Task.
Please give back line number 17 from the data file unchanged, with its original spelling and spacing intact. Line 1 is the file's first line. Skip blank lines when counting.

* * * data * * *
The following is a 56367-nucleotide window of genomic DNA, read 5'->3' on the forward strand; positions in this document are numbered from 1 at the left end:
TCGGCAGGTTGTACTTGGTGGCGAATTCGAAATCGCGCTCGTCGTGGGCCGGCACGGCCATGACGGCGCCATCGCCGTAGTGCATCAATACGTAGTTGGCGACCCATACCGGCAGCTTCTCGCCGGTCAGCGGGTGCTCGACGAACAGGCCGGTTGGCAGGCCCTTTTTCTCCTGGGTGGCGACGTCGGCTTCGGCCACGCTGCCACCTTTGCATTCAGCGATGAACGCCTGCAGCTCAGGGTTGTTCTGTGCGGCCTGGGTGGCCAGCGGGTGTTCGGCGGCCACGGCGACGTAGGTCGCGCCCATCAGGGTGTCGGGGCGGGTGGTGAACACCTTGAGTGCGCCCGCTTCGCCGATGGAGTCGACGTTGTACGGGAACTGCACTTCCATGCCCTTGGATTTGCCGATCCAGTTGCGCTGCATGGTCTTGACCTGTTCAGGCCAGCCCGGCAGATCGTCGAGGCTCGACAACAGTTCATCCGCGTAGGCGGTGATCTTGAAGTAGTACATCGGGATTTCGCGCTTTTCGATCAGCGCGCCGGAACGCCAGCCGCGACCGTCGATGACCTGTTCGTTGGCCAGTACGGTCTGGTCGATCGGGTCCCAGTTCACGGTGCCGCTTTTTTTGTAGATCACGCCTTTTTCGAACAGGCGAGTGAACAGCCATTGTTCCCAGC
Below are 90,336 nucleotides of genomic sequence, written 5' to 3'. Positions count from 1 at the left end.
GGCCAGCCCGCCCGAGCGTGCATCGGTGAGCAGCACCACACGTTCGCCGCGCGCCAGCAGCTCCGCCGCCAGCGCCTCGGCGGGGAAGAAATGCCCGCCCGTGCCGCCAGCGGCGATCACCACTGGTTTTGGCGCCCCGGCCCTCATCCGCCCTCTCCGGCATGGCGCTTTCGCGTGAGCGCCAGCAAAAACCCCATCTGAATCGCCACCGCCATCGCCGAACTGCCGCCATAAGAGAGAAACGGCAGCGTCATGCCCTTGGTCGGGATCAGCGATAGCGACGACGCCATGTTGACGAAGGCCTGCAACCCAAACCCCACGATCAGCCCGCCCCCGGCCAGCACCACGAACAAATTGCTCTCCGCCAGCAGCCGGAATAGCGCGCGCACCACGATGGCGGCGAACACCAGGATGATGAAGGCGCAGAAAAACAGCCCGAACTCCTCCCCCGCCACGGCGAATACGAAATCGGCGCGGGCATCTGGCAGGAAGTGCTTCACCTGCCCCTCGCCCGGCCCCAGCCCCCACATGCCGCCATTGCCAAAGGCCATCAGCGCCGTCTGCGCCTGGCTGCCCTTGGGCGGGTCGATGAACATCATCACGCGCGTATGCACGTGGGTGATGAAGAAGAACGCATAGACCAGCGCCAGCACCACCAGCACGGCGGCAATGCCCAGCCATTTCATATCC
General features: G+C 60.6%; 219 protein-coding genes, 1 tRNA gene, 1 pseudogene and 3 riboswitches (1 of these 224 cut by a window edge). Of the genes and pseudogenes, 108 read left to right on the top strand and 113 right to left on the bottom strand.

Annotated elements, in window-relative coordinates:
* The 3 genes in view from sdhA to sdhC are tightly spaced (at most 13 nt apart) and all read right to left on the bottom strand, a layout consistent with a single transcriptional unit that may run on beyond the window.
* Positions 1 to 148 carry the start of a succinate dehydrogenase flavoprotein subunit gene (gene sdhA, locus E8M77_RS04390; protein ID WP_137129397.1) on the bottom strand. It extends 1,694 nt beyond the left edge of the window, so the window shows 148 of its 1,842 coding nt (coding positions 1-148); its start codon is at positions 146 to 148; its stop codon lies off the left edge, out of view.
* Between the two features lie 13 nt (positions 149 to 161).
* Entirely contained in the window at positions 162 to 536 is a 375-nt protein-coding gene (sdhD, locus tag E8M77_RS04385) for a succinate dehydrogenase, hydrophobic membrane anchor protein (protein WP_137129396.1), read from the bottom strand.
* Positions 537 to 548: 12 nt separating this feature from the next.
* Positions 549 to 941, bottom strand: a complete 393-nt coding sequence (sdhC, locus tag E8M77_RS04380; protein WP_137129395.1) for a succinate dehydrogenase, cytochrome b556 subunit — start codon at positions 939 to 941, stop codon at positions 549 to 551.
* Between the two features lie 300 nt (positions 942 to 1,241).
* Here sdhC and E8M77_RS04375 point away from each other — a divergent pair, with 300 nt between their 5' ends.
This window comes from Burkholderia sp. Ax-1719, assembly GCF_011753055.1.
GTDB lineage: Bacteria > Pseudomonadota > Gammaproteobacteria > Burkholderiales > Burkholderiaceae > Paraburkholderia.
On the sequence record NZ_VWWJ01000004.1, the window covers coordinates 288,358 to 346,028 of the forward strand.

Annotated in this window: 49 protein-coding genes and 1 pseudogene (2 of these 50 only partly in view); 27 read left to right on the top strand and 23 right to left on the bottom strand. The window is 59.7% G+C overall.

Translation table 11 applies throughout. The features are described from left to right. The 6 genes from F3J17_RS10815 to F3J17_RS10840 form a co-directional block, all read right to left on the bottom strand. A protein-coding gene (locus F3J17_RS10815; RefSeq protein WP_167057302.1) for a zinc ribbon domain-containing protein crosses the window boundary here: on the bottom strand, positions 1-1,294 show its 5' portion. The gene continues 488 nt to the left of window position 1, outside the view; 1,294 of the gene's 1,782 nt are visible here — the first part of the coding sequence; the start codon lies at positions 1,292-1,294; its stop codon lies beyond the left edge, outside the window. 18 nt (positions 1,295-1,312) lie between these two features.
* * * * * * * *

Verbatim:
On the sequence record NZ_VWWJ01000004.1, the window covers coordinates 288,358 to 346,028 of the forward strand.